The other day I read on the ElvisMatters site that they had sent Michael Jarrett (writer/composer of the song “I’ll Be Home On Christmas Day”) a copy of the recent FTD release Elvis Sings The Wonderful World Of Christmas. A nice gesture, as this release includes no less than 16 outtakes of the two versions Elvis did of Jarrett’s song, six of them complete.
In a reply included in the same article Michael Jarrett expresses his thanks and says, among other things, that “I love how he works on each take making [it] his own song from his heart. He sang the melody just the way I recorded it on my original demo including those high notes on the last verse and all the bluesy nuances though out the song.”
My appetite whetted, I wanted to know more about how Michael Jarrett felt about Elvis recording his song (and two times at that!). So I decided to dig a bit deeper. Writing down a couple of questions, I e-mailed them to Michael Jarrett, receiving the following answer (on Elvis birthday, no less) that I’d like to share with you:
Elvis Today: What was your overall reaction after listening to all the outtakes of "I'll Be Home On Christmas Day?"
Michael Jarrett: I think for any songwriter that has the good fortune to have Elvis record their songs and; to be able some 40 years later to hear outtakes from the sessions is truly amazing. Hearing the process -the carving out- of my song is the fun part for me especially; after all, it's Elvis!
Elvis Today: As a musician yourself, what do you think of Elvis approach to the song?
Michael Jarrett: I believe he approached my song in his own special way, that is to say; he related to what the lyrics were saying and the overall sentiment the song conveyed to him during this time of his life. I believe he chose the song to record because it had personal meaning to him.
Elvis Today: Before one of the takes, you can almost hear him cross out a couple of verses on his lyrics sheet as he mutters, "one, two, three ... let's see ..." How do you feel about him leaving out the verse about your children?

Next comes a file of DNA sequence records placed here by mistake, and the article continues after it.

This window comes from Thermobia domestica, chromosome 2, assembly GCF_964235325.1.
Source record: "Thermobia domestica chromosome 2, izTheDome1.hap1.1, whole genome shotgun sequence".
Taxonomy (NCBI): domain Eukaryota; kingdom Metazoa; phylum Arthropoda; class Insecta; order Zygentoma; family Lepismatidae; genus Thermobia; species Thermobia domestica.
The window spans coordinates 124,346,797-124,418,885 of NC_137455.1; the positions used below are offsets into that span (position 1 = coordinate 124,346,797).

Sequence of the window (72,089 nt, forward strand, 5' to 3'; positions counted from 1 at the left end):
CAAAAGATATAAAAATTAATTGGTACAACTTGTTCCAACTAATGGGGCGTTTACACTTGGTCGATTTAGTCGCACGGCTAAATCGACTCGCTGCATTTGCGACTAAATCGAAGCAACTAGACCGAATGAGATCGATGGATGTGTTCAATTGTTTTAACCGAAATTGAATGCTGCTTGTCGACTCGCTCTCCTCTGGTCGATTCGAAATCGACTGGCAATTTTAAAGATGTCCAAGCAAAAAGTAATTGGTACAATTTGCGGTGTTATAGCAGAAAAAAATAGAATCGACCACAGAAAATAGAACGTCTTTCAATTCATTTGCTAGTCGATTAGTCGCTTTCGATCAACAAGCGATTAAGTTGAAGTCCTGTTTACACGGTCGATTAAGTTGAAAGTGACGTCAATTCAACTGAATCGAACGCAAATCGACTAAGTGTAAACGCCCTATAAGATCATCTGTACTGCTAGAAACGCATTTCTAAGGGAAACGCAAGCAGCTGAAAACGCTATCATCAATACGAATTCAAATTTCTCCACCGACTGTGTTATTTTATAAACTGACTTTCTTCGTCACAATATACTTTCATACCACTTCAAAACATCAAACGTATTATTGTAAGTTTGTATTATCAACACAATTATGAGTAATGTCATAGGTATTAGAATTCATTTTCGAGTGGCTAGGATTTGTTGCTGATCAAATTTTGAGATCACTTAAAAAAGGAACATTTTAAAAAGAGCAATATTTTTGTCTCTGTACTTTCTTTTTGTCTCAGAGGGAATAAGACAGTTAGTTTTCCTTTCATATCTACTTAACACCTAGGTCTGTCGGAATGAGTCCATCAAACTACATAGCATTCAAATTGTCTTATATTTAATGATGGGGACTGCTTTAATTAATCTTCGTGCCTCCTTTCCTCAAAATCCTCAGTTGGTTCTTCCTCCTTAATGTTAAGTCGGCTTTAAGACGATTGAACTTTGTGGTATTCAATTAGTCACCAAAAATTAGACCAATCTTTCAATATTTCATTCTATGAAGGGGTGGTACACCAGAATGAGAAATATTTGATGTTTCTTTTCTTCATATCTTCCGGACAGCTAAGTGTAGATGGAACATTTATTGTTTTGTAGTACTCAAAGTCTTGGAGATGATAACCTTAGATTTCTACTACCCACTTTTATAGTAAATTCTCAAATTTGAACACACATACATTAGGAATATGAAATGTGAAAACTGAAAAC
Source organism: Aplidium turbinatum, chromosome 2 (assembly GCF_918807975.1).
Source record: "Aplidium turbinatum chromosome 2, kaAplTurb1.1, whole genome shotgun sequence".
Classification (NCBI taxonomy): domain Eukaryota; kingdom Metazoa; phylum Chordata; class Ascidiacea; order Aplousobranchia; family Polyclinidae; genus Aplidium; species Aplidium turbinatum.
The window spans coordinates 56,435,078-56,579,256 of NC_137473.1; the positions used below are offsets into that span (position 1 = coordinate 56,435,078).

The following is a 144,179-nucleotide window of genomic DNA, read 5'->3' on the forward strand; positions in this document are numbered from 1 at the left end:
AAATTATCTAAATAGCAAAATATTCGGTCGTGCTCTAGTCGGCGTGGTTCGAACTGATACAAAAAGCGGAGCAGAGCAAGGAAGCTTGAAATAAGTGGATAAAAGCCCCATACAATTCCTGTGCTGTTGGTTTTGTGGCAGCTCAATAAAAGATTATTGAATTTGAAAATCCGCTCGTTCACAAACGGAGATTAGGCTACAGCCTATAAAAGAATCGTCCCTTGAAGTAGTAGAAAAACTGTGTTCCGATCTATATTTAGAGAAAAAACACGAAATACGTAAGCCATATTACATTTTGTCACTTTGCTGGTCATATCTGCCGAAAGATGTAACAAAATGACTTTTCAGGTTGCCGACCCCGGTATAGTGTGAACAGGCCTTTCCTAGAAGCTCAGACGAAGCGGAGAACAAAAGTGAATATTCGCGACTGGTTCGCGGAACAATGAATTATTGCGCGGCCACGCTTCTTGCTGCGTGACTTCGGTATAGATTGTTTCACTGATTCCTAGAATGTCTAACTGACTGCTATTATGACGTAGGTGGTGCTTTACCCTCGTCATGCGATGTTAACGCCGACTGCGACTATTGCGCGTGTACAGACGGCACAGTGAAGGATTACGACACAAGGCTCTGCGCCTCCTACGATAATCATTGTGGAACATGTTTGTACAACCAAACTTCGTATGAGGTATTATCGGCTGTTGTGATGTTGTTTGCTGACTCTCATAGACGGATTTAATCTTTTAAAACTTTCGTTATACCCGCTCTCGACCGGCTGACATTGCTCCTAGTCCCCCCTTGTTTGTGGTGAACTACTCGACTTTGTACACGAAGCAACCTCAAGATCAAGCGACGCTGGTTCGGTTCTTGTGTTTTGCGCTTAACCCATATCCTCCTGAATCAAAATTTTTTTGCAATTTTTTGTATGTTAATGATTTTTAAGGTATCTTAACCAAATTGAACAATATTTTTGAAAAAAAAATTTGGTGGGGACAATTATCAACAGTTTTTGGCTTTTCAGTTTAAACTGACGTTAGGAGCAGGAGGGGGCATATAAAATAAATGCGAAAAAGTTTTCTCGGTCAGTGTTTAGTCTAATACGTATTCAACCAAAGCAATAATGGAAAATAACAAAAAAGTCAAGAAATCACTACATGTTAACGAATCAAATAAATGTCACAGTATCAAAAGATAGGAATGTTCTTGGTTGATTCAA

Michael Jarrett: I had to laugh when Elvis said there were 8 verses, he was only joking of course. Actually, there were only 4, and when he recorded the one about my children I was completely surprised. I didn't know that he'd recorded this verse all these years until I heard the Alt. #9 version a couple of years ago.
I'm happy the decision was made to leave out the verse about my children in the final version for two reasons: First being that; the song plays much better with just three verses with changing keys on the last verse to give the song lift and the build up to the ending with tagging the last part of the last verse; it just feels better to the listener I think. Secondly, Little John, Michele, Christine and Kelly weren't his children and leaving that verse out made the song more [his] song on a personal level ..
Elvis Today: On the remake of "I'll Be Home On Christmas Day," recorded one month later, Elvis wanted to give the song a more solid and heavy beat. How do you like the result?
Michael Jarrett: I truly love both versions for different reasons. On that Christmas eve in 1969 when I wrote the song, I wrote it on guitar; which was more like Elvis' first version he recorded.
When I was recording the demos at Gold Star recording studio in L.A.; to give to Joe Esposito, I played "I'm Leavin" on guitar and decided to try "I'll Be Home On Christmas Day" on the piano. Strangely enough, I'd never played it on the keyboard before that day and sat down to give it a shot and played it through one time in a slow bluesy shuffle.
After I'd finished, the engineer in the control room said, "come in and listen to this" .. "listen to what", I said? Unknown to me, the engineer had recorded my run through of the Christmas song without me knowing it .. [an old trick many engineers use to get the best out of a player; when they don't know they're being recorded]. After listening to the play back we felt it was a good take 'straight from the heart'. So off it went, along with "I'm Leavin" to Joe Esposito and on to Elvis.
I think they liked the original bluesy shuffle .. just a guess on my part since they went back a month later and rerecorded it in that style. I do love both versions as they are heart felt. If I had to pick between the two, I would chose the first version because it's more "up close and personal".
Elvis Today: Finally, it must be a great experience to be able to listen to Elvis working with your song, after so many years. What do you think about the idea of releasing outtakes from Elvis recording sessions like this?
Michael Jarrett: This is an easy question and very simple to answer. For this songwriter, It's exciting beyond words to hear the King himself talking about and working up a song I'd written so long ago that is now part of Elvis' history ..
Thank you Elvis for letting us eavesdrop into your world in the making of this wonderful Album of Christmas songs ..
And thank you Thomas, for helping to keep Elvis' music and memory alive for future generations ..
My best to you and all the Elvis fans and Happy Birthday to The King!!